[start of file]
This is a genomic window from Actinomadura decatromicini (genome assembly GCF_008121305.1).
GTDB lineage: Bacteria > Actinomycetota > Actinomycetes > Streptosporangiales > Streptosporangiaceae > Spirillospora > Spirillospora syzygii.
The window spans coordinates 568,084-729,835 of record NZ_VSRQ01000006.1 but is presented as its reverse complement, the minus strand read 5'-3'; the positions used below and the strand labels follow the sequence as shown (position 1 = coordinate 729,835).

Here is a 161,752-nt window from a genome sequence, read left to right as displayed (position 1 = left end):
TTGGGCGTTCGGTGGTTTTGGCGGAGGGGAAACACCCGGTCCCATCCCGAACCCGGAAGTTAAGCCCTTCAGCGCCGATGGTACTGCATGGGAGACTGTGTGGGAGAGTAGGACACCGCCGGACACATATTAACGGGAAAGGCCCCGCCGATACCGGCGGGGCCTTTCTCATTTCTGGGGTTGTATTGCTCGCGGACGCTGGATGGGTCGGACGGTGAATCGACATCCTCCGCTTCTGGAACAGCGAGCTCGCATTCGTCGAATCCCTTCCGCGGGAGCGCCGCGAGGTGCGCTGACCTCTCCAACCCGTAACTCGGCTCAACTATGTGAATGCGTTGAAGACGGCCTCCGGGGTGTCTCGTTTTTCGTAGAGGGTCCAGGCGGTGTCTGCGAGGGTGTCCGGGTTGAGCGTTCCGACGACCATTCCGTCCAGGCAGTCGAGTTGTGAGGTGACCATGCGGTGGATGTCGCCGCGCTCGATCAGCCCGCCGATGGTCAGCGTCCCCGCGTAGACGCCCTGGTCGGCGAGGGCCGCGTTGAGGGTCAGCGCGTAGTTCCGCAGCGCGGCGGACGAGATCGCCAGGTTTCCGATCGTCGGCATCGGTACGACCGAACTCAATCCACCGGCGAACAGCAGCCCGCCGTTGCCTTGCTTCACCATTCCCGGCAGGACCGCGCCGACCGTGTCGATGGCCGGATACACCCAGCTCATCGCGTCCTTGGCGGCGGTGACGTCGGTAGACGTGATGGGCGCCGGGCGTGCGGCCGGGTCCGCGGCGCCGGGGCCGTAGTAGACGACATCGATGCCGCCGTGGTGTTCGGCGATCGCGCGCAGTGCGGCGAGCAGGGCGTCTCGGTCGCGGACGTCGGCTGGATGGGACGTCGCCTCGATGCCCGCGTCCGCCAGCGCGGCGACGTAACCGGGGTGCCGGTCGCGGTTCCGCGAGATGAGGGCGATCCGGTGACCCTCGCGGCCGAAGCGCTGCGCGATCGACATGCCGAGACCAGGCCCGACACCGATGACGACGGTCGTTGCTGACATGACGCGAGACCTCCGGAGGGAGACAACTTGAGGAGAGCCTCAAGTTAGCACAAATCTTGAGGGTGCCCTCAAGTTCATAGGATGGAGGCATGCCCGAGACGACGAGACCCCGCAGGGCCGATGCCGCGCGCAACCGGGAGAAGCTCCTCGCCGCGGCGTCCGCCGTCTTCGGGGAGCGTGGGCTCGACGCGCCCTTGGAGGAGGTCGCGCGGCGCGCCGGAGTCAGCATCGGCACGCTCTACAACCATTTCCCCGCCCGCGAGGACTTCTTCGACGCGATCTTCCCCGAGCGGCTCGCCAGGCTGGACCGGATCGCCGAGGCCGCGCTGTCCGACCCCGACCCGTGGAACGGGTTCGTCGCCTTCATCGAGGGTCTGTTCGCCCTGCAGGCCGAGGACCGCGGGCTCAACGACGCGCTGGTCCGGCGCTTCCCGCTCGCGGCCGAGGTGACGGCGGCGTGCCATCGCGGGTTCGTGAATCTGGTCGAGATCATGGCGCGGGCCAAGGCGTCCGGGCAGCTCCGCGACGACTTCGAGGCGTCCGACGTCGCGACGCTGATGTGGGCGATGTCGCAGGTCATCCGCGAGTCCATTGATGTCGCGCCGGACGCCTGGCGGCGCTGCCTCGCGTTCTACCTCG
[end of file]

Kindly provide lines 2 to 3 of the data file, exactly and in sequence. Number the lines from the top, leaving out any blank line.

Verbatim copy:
GTDB lineage: Bacteria > Actinomycetota > Actinomycetes > Streptosporangiales > Streptosporangiaceae > Spirillospora > Spirillospora syzygii.
The window spans coordinates 568,084-729,835 of record NZ_VSRQ01000006.1 but is presented as its reverse complement, the minus strand read 5'-3'; the positions used below and the strand labels follow the sequence as shown (position 1 = coordinate 729,835).